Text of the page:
Cry Freedom—Plug Catholicism
Pope John Paul ii, addressing the Vatican’s diplomatic corps on January 12, said that “religious freedom might be threatened in some European countries that confused the official separation of church and state with a ban on religion in the public sphere.” He chided an attitude in “some European countries that could effectively endanger religious freedom” (Reuters, January 12).
France is planning to ban all religious symbols in public schools—prohibiting Muslim girls from wearing headscarves, “which many Europeans see as a sign of growing Islamist influence among their Muslim minorities” (ibid.). Germany and Belgium have also considered similar legislation.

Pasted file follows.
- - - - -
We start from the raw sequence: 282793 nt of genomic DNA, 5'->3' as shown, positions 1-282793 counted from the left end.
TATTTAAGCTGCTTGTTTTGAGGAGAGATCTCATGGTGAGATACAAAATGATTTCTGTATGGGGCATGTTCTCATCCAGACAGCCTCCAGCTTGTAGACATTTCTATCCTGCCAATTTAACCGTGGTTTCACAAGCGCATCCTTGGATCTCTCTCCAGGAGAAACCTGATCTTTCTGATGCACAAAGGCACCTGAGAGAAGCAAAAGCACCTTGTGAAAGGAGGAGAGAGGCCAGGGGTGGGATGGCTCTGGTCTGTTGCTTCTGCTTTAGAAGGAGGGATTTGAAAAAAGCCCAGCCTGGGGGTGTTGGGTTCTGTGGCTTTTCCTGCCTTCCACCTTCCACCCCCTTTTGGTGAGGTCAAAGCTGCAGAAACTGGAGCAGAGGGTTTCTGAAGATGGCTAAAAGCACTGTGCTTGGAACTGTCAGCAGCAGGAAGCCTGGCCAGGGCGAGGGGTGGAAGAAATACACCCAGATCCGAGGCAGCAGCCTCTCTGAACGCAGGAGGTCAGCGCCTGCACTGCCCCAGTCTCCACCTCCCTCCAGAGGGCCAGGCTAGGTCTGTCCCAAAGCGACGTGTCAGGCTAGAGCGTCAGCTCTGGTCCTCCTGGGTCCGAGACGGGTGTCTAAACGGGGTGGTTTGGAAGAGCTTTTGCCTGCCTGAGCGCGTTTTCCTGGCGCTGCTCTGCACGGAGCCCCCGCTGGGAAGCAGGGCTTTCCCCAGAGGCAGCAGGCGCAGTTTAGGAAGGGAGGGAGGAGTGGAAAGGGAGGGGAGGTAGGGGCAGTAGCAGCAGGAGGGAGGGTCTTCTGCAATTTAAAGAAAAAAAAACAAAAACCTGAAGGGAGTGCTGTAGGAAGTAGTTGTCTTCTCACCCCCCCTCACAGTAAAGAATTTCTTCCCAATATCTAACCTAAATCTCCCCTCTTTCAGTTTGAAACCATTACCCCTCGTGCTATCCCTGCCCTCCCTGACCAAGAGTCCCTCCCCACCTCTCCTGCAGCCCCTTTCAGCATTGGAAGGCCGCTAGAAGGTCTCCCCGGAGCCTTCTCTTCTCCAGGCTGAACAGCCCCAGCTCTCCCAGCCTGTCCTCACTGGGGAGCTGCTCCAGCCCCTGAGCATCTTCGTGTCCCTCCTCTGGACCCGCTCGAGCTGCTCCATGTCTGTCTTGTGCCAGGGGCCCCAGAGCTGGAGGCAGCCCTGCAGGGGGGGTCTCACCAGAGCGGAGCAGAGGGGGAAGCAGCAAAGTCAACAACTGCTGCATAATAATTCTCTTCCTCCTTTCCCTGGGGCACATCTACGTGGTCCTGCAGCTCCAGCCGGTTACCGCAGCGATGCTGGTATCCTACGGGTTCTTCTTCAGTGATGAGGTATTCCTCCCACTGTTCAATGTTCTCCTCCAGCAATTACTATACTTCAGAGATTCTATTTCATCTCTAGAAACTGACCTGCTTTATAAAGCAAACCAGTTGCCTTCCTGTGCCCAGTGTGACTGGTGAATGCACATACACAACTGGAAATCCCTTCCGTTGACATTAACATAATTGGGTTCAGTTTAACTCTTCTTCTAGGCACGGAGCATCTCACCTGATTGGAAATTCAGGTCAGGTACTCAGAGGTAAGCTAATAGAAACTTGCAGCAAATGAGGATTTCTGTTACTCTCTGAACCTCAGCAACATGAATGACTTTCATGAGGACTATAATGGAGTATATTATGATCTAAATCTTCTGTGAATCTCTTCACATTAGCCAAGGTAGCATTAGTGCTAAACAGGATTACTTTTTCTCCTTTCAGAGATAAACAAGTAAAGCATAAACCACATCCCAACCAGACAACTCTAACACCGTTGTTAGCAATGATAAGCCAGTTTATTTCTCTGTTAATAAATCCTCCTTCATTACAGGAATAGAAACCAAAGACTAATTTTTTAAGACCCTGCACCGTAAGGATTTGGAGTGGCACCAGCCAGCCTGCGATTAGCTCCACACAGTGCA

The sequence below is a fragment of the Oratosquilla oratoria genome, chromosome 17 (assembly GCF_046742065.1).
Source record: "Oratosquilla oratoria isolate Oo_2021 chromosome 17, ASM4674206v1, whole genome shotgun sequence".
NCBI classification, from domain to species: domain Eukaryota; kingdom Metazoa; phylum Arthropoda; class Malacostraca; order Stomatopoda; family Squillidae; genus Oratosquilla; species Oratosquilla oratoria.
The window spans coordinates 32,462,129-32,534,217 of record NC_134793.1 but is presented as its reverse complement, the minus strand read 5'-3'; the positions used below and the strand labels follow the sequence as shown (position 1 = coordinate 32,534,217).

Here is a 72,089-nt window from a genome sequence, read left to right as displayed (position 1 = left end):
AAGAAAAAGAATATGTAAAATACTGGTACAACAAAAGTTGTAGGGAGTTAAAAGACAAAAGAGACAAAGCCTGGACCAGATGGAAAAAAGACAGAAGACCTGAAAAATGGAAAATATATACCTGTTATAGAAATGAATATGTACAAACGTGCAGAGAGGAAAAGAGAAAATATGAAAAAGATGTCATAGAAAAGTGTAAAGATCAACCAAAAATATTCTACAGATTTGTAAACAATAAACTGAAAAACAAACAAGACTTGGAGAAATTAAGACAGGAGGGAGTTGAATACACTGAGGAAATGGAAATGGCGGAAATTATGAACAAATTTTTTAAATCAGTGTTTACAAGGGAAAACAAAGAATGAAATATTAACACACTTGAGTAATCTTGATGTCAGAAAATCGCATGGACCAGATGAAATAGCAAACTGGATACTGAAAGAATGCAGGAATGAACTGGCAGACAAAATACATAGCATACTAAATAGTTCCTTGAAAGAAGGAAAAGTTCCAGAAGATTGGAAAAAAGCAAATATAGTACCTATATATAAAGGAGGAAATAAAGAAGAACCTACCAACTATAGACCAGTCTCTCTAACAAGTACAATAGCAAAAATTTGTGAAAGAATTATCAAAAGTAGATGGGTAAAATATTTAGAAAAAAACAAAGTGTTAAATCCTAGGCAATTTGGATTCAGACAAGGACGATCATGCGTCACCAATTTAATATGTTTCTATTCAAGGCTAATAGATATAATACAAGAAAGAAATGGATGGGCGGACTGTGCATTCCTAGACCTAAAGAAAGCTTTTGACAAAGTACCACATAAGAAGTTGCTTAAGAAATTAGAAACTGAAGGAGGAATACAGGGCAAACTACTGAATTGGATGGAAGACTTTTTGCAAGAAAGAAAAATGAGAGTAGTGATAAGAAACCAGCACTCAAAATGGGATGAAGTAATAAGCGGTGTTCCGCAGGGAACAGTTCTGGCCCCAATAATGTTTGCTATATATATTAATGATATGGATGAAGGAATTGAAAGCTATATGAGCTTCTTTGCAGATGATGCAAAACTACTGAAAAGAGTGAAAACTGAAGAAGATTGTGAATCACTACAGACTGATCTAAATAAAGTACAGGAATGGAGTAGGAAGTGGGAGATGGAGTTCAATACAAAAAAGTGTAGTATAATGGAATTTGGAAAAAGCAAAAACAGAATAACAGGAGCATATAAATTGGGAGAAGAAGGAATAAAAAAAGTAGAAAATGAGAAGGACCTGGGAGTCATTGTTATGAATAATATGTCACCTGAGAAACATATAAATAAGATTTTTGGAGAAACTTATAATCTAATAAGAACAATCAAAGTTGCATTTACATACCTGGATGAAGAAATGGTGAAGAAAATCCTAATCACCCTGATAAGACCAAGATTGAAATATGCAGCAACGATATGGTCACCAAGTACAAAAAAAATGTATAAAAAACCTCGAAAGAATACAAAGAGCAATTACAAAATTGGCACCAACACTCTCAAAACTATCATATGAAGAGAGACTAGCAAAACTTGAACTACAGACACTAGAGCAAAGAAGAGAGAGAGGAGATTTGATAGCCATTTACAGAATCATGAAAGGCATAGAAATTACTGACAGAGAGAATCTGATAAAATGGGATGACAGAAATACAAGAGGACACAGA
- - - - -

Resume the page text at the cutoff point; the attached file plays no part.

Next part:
The pope appeared to be coming to the aid of minority European Muslims in the name of religion in general. But he was actually pushing democratic European nations to interpret the separation of church and state in a way that doesn’t exclude Catholicism. The Vatican is trying to prevent its influence from being marginalized by secular movements in European politics.
The pope said, “The difficulty to accept religion in the public sphere has been shown by the recent debate about the Christian roots of Europe”—not the debate about “religion” or the “separation of church and state.” He said some countries “have read history through reductive ideological glasses, forgetting what Christianity has contributed to the Continent’s culture and institutions.”
In these two statements, the pope summed up both the crisis in Europe today, and how the Vatican plans to fix it—that solution being a Europe united by its Christian, i.e. Catholic, roots.